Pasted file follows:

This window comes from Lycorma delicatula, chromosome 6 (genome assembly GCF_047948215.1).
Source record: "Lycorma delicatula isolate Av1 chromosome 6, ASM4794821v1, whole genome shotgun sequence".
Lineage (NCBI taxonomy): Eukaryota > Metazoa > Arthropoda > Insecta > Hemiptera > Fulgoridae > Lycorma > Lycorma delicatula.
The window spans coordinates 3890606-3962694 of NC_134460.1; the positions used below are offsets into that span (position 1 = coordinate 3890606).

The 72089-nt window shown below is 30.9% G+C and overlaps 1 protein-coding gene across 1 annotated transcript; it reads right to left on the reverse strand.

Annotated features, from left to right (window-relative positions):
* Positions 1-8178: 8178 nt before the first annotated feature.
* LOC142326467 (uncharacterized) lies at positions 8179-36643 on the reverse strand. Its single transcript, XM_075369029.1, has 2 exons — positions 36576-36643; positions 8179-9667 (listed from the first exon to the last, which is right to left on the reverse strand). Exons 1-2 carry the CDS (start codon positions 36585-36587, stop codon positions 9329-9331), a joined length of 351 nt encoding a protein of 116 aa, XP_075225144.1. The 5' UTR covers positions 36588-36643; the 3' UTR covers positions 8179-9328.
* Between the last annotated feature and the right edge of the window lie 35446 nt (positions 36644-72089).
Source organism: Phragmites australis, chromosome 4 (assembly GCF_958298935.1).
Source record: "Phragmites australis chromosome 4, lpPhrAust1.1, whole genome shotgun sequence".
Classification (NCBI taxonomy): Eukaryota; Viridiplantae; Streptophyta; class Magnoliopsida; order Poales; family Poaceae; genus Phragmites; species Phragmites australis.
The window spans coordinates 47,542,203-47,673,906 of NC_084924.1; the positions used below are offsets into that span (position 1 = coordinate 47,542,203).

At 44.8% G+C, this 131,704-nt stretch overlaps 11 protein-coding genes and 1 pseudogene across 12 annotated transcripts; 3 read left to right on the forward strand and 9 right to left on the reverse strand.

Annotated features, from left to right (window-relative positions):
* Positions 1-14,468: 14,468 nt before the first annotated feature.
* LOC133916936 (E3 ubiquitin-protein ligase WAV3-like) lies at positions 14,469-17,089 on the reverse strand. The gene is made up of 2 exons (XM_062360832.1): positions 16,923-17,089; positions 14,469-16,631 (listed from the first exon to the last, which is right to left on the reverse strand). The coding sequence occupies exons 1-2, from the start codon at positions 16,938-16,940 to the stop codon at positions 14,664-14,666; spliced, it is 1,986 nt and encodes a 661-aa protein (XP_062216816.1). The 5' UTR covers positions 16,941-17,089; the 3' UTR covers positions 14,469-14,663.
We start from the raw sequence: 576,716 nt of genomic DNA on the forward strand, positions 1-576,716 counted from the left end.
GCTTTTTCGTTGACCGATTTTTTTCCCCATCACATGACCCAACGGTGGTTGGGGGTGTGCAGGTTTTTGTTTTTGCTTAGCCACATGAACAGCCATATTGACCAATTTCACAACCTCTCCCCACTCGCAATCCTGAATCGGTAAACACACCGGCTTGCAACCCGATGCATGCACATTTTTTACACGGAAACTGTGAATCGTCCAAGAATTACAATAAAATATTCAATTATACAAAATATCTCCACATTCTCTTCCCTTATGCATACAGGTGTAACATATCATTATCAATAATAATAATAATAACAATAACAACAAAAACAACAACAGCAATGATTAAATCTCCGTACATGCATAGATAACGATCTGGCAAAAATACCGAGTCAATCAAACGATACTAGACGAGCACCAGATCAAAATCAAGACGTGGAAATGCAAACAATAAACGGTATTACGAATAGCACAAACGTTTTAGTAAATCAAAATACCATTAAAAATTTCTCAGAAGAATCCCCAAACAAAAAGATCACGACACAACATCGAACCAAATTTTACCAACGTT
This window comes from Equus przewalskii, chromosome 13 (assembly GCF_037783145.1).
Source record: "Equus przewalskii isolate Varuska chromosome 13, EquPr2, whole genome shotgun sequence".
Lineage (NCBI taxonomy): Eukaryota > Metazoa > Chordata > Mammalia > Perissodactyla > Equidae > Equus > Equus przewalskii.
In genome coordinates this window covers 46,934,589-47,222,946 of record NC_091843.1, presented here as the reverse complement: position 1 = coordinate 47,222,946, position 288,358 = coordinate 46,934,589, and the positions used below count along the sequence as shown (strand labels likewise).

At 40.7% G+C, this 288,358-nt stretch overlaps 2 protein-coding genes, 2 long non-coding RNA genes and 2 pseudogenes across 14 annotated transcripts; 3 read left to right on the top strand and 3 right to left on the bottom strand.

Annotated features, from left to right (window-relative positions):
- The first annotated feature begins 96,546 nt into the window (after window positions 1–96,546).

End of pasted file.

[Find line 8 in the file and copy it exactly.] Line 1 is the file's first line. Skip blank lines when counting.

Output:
* LOC142326467 (uncharacterized) lies at positions 8179-36643 on the reverse strand. Its single transcript, XM_075369029.1, has 2 exons — positions 36576-36643; positions 8179-9667 (listed from the first exon to the last, which is right to left on the reverse strand). Exons 1-2 carry the CDS (start codon positions 36585-36587, stop codon positions 9329-9331), a joined length of 351 nt encoding a protein of 116 aa, XP_075225144.1. The 5' UTR covers positions 36588-36643; the 3' UTR covers positions 8179-9328.